Hiroshi Ujiié, one of Japan’s foremost foraminiferal specialists and former Associate Editor of the Journal of Foraminiferal Research (1974–1984, 1993–2003), passed away on April 26, 2006 in Tokyo, Japan. He was best known for his studies of Recent and Neogene benthic and planktonic foraminifera from the western Pacific Ocean and foraminifera from Cenozoic marine sediments exposed on the Japanese islands. Prof. Ujiié published his first paper in 1956 with his last paper co-authored with his daughter Dr. Yurika Ujiié in 2006, consummating a remarkably productive half-century of foraminiferal research. Prof. Ujiié was a pioneer in the application of quantitative methods of faunal analysis and continually sought to demonstrate the power of statistical analysis in his studies. He relished applying his knowledge of foraminifera to address questions surrounding Earth history and he was equally adept at studying living foraminifera, analyzing biostratigraphic zonations, or interpreting the environment of Neogene benthic assemblages. He was an excellent geologist, stratigrapher and sedimentologist as well as a micropaleontologist. Prof. Ujiié was also an early advocate of applying quantitative analysis of planktonic foraminifera to understand ocean circulation and the spectrum of topics now subsumed under the discipline of paleoceanography.
Prof. Ujiié received the Doctor of Science from the Tokyo University of Education (now the University of Tsukuba) in 1960 based on his study of the Neogene Sagara-Kagegawa sedimentary basin in central Japan. This work was followed by a Post-Doctoral Fellowship from the Japan Society for the Promotion of Science. He subsequently took a position as a Curator and Research Official at the National Science Museum in Tokyo in 1962 allowing full time devotion to his foraminiferal studies. Prof. Ujiié was appointed Chief Research Official at the National Museum in 1974 reflecting his accelerating international recognition and research agenda including work in the Philippine Sea, Borneo and California. His international efforts expanded to include work on Mesozoic foraminifera in Madagascar, and in 1973 he was invited to be foraminiferal specialist on Leg 31 of the Deep Sea Drilling Project in the Philippine Sea and Japan Sea. Prof. Ujiié continued to contribute to this latter international program in subsequent years including its transformation to the Ocean Drilling Program. In 1974, his foraminiferal research gained special recognition when he received the Paleontological Society of Japan Award. He accepted a position as Professor on the Faculty of Science at the University of the Ryukyus on Okinawa Island in 1978 and later became Chairman of the Department of Marine Science. Prof. Ujiié trained many students, an activity he valued highly. He was especially fond of working with undergraduates, for he saw them as the future. His graduate students were well educated in foraminifera and most went on to serve science and education well. He organized research cruises every year to give his students practical experience in oceanographic and marine geologic work. He retired in 1997 as Professor Emeritus—but his publication record demonstrates that retirement simply meant more time for research. Solo and cooperative research endeavors yielded papers on subjects as diverse as turbidites from the Ryukyu Trench, the application of carbon/nitrogen ratios as paleoclimate proxies, and foraminiferal analysis of IMAGES cores to hindcast circulation of surface and intermediate waters of the western Pacific over the past 250,000 years.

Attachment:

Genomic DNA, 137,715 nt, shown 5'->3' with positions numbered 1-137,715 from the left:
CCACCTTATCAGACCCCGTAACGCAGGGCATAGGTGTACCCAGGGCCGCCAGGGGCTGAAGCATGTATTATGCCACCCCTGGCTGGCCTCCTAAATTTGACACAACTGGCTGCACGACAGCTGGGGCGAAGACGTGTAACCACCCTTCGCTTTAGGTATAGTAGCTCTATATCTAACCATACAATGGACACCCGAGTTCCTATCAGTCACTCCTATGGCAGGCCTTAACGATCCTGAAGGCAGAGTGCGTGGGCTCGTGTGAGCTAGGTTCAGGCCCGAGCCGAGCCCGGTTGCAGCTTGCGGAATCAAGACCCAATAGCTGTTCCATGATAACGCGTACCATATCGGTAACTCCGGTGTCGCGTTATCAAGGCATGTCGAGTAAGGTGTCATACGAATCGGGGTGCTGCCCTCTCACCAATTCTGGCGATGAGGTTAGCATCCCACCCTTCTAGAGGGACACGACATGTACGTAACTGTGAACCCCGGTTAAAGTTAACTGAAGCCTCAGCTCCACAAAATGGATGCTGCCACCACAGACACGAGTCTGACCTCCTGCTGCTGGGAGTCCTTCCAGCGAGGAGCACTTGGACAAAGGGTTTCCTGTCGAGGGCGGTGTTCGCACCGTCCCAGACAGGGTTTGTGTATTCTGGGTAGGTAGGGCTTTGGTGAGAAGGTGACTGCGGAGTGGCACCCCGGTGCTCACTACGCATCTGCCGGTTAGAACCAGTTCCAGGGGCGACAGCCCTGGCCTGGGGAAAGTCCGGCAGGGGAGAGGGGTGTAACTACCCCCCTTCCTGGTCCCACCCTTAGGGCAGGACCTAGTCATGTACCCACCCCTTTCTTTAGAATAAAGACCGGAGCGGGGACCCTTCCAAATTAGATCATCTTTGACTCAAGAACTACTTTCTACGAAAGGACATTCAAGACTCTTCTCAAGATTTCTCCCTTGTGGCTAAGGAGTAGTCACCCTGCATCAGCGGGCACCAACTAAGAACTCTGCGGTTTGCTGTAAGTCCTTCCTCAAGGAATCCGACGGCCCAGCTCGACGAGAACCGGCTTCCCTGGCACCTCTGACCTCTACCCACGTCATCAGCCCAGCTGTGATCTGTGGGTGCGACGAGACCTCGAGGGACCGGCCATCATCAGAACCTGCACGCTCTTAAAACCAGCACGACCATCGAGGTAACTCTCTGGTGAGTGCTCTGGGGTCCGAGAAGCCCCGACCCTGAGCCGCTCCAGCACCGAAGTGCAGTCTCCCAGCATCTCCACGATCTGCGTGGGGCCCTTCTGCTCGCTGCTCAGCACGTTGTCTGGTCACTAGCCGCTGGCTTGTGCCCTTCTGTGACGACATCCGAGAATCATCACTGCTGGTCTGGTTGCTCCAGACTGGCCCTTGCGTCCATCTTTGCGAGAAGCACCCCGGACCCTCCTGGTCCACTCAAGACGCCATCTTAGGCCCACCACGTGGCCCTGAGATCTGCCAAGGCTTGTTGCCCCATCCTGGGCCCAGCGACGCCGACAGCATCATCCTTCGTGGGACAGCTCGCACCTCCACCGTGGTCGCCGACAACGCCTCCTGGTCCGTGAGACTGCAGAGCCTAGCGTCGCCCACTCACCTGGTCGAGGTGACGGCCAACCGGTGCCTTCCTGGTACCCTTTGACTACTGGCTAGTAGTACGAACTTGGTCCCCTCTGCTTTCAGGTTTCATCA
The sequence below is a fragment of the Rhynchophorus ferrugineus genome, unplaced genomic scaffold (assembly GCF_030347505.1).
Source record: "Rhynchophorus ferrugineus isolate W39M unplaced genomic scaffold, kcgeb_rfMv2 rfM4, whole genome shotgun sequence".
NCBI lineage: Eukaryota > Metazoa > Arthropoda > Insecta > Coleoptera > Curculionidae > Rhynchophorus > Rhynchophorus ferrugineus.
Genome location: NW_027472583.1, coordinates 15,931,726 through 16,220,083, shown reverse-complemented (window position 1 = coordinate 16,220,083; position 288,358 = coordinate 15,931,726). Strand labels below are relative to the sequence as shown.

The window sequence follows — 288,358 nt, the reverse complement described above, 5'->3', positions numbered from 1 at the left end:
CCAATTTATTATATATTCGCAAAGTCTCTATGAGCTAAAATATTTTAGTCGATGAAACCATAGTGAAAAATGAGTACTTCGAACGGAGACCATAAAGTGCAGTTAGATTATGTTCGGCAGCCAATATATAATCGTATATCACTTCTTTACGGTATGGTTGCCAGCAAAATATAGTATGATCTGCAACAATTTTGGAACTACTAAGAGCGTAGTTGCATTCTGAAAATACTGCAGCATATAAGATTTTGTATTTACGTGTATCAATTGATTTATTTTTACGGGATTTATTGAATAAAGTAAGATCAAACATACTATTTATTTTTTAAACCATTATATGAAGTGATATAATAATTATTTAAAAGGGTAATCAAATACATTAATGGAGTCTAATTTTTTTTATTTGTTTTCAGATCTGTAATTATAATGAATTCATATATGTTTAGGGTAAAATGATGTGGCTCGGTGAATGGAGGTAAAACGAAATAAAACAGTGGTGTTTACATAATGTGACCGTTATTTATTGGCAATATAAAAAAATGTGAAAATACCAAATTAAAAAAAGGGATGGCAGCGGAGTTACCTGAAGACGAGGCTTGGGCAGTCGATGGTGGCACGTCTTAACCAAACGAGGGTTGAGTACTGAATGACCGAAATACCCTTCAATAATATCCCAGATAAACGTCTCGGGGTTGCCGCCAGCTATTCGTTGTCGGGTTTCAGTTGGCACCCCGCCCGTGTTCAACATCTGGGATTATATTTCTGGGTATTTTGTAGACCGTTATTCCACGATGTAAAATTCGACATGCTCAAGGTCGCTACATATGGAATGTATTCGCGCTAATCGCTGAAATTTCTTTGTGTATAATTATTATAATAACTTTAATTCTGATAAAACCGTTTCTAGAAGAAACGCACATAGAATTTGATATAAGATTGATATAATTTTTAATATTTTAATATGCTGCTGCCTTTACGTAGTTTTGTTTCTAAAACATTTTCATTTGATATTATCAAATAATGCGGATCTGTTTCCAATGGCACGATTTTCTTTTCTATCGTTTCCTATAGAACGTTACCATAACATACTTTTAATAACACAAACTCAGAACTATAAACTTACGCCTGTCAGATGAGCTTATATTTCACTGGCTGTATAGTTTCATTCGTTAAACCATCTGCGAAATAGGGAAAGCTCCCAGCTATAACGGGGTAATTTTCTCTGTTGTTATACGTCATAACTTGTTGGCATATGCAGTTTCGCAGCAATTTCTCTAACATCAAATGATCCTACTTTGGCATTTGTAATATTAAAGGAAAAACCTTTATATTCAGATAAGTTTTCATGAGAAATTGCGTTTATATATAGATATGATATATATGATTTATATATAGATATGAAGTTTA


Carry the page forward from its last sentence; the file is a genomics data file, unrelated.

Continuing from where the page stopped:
Prof. Ujiié’s wide research background and experience in aspects of marine geology, marine stratigraphy and paleoceanography brought an increasing number of assignments to national and international boards and agencies as his career evolved. He served as a Board Member on the Council for Science and Technology in the Ministry of Education of Japan (1973–1977, 1989–1991), the Divisions of Paleontology (1975–1976) and Oceanography (1981– 1985, 1994–1997) of the Science Council of Japan, Council of the Ocean Research Institute of the University of Tokyo (1990–1991), Division of Sedimentology of the New Energy and Industrial Technology Development Organization (1993–1994), and the international Ocean Drilling Program (1994–1997). Prof. Ujiié’s professional service also included the Chairmanship of the Division of Marine Geology of the Geological Society of Japan and Board Member of the Paleontological Society of Japan.
In 1996, the Geological Society of Japan recognized Prof. Ujiié’s many professional contributions with a special achievement award for “Foraminiferal Research and its Application to Geological and Paleoceanographic Research”. His many papers form an enduring legacy. Prof. Ujiié’s inspiration and encouragement of younger workers and his enthusiastic support and contributions to international paleoceanographic and marine geologic research will be missed.
Prof. Ujiié is greatly missed by his wife Toshiko Ujiié, his daughter Dr. Yurika Ujiié, a micropaleontologist, and his son Dr. Kohtaro Ujiié, a structural geologist. Our special thanks to Dr. Yurika Ujiié for providing us with information on Prof. Ujiié’s career and life.
1 Department of Geological and Environmental Sciences, Stanford University Stanford, California 94305
2 Department of Integrative Biology and Museum of Paleontology, University of California, Berkeley, California 94720